Question about Isuzu Cars & Trucks
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Posted on Jan 02, 2017
try haynes.com or your local parts store for a Haynes manual. For around $20 they are frequently as good or better for home mechanic than factory manuals for $100.
Posted on Nov 06, 2008
The only reason I have ever seen for a dead OBDII or DCL while the car still runs is that the ECM has failed and for some reason just marginally functioning enough to appear normal. This is more common than one would think.
I would start by getting even a generic OBDII reader to confirm your work, then pull the battery connections and unplug the ECM from the harness and make sure visually that the conector has no obvious issues then reassemble and retest.
Posted on May 30, 2009
Your SUV is really giving you a hard time, lol. Sorry but I've had those days too.
I would try to check if you have blocked EGR passages. If ok check for restricted MAP sensor vacuum hose/passage or restricted exhaust. I know you replaced the CAT but if the muffler is blocked then there would still be a restriction. Also check the wiring and connection to the MAP sensor.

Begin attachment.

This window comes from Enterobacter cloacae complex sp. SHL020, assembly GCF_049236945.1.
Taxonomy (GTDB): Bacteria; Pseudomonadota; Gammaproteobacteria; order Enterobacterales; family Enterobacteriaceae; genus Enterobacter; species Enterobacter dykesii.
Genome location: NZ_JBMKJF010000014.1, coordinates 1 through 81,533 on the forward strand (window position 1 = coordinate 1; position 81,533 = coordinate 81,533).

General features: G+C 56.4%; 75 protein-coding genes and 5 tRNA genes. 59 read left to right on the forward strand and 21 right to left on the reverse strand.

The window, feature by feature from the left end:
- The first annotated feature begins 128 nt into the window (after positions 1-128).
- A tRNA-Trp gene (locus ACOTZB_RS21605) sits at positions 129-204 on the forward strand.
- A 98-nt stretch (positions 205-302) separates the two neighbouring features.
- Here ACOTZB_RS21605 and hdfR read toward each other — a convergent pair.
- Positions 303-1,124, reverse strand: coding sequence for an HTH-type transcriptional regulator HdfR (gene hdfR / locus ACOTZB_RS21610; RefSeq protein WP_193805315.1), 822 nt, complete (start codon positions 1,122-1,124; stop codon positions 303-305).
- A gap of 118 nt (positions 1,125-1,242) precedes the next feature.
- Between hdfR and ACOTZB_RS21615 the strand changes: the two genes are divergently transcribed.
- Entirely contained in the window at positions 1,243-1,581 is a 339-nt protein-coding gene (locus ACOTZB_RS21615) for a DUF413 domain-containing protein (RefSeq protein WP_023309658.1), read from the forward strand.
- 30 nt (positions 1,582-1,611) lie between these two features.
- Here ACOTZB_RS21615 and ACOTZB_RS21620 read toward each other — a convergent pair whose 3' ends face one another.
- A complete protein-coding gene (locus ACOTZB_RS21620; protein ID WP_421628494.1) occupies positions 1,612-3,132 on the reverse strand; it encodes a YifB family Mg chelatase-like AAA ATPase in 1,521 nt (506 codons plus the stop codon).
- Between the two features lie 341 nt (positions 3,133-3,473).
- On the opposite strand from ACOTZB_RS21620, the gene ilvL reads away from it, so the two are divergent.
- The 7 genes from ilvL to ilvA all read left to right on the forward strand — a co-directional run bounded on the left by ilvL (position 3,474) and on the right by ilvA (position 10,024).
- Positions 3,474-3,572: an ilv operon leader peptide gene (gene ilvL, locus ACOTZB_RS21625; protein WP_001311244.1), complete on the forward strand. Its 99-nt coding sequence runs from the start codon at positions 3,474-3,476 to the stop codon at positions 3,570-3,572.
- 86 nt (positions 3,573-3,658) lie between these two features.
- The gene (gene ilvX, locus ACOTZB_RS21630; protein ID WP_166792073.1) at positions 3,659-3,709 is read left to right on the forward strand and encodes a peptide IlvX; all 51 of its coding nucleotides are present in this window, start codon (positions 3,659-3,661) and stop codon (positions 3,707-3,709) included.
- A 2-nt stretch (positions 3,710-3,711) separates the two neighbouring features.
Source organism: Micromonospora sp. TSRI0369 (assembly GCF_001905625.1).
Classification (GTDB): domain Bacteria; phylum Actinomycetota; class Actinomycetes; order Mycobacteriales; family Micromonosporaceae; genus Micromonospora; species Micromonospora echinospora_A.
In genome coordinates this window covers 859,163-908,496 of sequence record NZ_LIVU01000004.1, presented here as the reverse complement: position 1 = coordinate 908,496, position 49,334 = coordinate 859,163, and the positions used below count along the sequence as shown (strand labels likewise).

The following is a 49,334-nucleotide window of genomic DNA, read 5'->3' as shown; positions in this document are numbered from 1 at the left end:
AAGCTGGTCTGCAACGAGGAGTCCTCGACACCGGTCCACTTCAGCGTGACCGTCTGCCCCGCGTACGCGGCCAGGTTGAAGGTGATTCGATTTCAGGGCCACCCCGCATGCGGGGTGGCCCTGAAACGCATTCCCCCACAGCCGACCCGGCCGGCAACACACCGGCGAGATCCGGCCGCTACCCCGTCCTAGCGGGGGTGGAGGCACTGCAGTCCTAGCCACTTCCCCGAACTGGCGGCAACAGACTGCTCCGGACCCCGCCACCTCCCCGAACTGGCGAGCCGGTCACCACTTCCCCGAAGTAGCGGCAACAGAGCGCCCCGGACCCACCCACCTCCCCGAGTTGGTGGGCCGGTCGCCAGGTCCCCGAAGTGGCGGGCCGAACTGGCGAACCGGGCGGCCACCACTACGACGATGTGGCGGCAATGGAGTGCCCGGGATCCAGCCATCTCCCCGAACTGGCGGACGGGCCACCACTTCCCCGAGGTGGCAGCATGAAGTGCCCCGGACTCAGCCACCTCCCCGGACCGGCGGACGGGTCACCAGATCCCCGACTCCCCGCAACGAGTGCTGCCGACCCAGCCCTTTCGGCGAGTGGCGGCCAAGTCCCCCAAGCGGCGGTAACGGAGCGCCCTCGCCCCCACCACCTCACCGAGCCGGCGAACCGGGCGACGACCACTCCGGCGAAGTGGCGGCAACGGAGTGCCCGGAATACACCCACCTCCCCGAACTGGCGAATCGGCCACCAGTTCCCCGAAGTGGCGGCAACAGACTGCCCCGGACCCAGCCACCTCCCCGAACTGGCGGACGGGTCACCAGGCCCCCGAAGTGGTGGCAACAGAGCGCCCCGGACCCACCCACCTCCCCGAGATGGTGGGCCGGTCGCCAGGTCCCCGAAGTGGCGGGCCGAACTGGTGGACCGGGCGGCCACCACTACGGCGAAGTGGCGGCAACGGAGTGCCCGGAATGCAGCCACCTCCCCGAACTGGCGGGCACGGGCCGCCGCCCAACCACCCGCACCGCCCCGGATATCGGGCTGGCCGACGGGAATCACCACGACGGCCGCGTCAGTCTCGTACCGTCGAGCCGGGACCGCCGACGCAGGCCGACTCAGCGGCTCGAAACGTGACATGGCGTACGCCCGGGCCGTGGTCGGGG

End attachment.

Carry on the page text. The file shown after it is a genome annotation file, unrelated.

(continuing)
Posted on Apr 28, 2010
It is very common for many vehicles to drive nicely with the Check Engine light on. This is why so many people simply ignore the light. (BAD MISTAKE)
The true fact is that the computer is trying to tell you that there is a malfunction in one of the many different systems and/or electrical circuits that are monitored by your onboard computer network. Some of the possible malfunctions are simple and do not require much in the way of diagnosis or repair. Other possible problems are not so easy.
At the very least, you are wasting expensive fuel. The engine computer cannot properly maintain the correct air/fuel ratio when there is a system malfunction and the light is on. At worst, you could be causing severe damage to some very high-priced parts of your car(including the engine and/or transmission and catalytic converters) if you continue to operate it with the light on. Chances are very high that the longer you drive it with the light on, the more expensive it will be to fix it when you do finally fix it.
The only way to find out the nature of the failure is to scan your onboard computer network and retrieve the Diagnostic Test Codes (DTCs) (AKA - Fault Codes) that have been recorded as a result of the malfunction. These codes are then used to identify the correct diagnostic and repair procedures.
Posted on Feb 17, 2012
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